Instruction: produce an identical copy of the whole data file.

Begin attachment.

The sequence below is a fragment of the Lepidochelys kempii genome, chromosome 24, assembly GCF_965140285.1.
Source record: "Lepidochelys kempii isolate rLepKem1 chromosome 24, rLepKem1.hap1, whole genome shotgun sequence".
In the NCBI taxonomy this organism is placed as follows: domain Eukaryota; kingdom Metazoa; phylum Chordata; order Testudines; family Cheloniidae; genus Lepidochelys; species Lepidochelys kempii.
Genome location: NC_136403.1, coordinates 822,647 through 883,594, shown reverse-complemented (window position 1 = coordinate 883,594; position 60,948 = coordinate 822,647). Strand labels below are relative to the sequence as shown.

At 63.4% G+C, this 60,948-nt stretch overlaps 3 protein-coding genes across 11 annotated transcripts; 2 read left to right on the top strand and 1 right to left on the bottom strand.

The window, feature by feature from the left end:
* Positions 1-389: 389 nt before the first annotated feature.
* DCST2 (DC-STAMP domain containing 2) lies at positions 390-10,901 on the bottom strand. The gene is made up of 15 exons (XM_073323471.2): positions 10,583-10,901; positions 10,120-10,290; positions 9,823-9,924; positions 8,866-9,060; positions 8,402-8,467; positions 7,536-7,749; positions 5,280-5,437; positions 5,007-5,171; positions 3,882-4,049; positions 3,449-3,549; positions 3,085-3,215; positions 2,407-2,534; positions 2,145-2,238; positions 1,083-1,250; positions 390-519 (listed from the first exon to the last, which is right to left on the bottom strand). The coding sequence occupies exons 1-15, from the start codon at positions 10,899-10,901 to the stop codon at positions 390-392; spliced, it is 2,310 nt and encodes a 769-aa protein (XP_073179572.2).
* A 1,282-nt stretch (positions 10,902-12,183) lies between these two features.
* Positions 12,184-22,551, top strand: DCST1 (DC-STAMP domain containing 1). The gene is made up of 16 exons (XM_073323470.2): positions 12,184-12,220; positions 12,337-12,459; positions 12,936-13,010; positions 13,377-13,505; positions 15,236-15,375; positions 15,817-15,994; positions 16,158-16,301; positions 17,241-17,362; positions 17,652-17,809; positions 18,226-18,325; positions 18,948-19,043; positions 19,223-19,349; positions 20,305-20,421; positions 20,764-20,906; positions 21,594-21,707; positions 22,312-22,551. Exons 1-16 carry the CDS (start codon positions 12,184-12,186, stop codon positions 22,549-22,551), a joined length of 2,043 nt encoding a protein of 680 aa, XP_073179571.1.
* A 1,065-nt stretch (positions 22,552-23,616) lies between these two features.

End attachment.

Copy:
The sequence below is a fragment of the Lepidochelys kempii genome, chromosome 24, assembly GCF_965140285.1.
Source record: "Lepidochelys kempii isolate rLepKem1 chromosome 24, rLepKem1.hap1, whole genome shotgun sequence".
In the NCBI taxonomy this organism is placed as follows: domain Eukaryota; kingdom Metazoa; phylum Chordata; order Testudines; family Cheloniidae; genus Lepidochelys; species Lepidochelys kempii.
Genome location: NC_136403.1, coordinates 822,647 through 883,594, shown reverse-complemented (window position 1 = coordinate 883,594; position 60,948 = coordinate 822,647). Strand labels below are relative to the sequence as shown.

At 63.4% G+C, this 60,948-nt stretch overlaps 3 protein-coding genes across 11 annotated transcripts; 2 read left to right on the top strand and 1 right to left on the bottom strand.

The window, feature by feature from the left end:
* Positions 1-389: 389 nt before the first annotated feature.
* DCST2 (DC-STAMP domain containing 2) lies at positions 390-10,901 on the bottom strand. The gene is made up of 15 exons (XM_073323471.2): positions 10,583-10,901; positions 10,120-10,290; positions 9,823-9,924; positions 8,866-9,060; positions 8,402-8,467; positions 7,536-7,749; positions 5,280-5,437; positions 5,007-5,171; positions 3,882-4,049; positions 3,449-3,549; positions 3,085-3,215; positions 2,407-2,534; positions 2,145-2,238; positions 1,083-1,250; positions 390-519 (listed from the first exon to the last, which is right to left on the bottom strand). The coding sequence occupies exons 1-15, from the start codon at positions 10,899-10,901 to the stop codon at positions 390-392; spliced, it is 2,310 nt and encodes a 769-aa protein (XP_073179572.2).
* A 1,282-nt stretch (positions 10,902-12,183) lies between these two features.
* Positions 12,184-22,551, top strand: DCST1 (DC-STAMP domain containing 1). The gene is made up of 16 exons (XM_073323470.2): positions 12,184-12,220; positions 12,337-12,459; positions 12,936-13,010; positions 13,377-13,505; positions 15,236-15,375; positions 15,817-15,994; positions 16,158-16,301; positions 17,241-17,362; positions 17,652-17,809; positions 18,226-18,325; positions 18,948-19,043; positions 19,223-19,349; positions 20,305-20,421; positions 20,764-20,906; positions 21,594-21,707; positions 22,312-22,551. Exons 1-16 carry the CDS (start codon positions 12,184-12,186, stop codon positions 22,549-22,551), a joined length of 2,043 nt encoding a protein of 680 aa, XP_073179571.1.
* A 1,065-nt stretch (positions 22,552-23,616) lies between these two features.